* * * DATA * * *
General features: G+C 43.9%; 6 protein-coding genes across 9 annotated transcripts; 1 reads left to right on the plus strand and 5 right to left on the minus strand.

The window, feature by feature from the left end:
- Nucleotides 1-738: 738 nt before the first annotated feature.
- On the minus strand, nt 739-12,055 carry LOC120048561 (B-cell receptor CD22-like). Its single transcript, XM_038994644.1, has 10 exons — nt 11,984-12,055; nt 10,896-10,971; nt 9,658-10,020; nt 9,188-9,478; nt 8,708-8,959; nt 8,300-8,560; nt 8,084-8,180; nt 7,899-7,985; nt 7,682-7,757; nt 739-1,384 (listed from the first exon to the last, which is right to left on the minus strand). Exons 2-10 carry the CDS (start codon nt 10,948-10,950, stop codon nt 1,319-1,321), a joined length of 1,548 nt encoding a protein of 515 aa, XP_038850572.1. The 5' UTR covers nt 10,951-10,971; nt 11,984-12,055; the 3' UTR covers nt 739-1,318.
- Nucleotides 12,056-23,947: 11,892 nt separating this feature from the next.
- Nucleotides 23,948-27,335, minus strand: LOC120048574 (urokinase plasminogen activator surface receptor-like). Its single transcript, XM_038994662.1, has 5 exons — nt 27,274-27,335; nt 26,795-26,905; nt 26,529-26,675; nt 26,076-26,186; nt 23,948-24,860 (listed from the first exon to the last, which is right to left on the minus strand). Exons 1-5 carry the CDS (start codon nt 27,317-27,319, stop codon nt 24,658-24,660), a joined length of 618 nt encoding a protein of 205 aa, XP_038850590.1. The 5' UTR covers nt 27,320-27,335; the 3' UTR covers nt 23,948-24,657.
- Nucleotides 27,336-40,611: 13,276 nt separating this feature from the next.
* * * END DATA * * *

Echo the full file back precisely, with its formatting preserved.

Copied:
General features: G+C 43.9%; 6 protein-coding genes across 9 annotated transcripts; 1 reads left to right on the plus strand and 5 right to left on the minus strand.

The window, feature by feature from the left end:
- Nucleotides 1-738: 738 nt before the first annotated feature.
- On the minus strand, nt 739-12,055 carry LOC120048561 (B-cell receptor CD22-like). Its single transcript, XM_038994644.1, has 10 exons — nt 11,984-12,055; nt 10,896-10,971; nt 9,658-10,020; nt 9,188-9,478; nt 8,708-8,959; nt 8,300-8,560; nt 8,084-8,180; nt 7,899-7,985; nt 7,682-7,757; nt 739-1,384 (listed from the first exon to the last, which is right to left on the minus strand). Exons 2-10 carry the CDS (start codon nt 10,948-10,950, stop codon nt 1,319-1,321), a joined length of 1,548 nt encoding a protein of 515 aa, XP_038850572.1. The 5' UTR covers nt 10,951-10,971; nt 11,984-12,055; the 3' UTR covers nt 739-1,318.
- Nucleotides 12,056-23,947: 11,892 nt separating this feature from the next.
- Nucleotides 23,948-27,335, minus strand: LOC120048574 (urokinase plasminogen activator surface receptor-like). Its single transcript, XM_038994662.1, has 5 exons — nt 27,274-27,335; nt 26,795-26,905; nt 26,529-26,675; nt 26,076-26,186; nt 23,948-24,860 (listed from the first exon to the last, which is right to left on the minus strand). Exons 1-5 carry the CDS (start codon nt 27,317-27,319, stop codon nt 24,658-24,660), a joined length of 618 nt encoding a protein of 205 aa, XP_038850590.1. The 5' UTR covers nt 27,320-27,335; the 3' UTR covers nt 23,948-24,657.
- Nucleotides 27,336-40,611: 13,276 nt separating this feature from the next.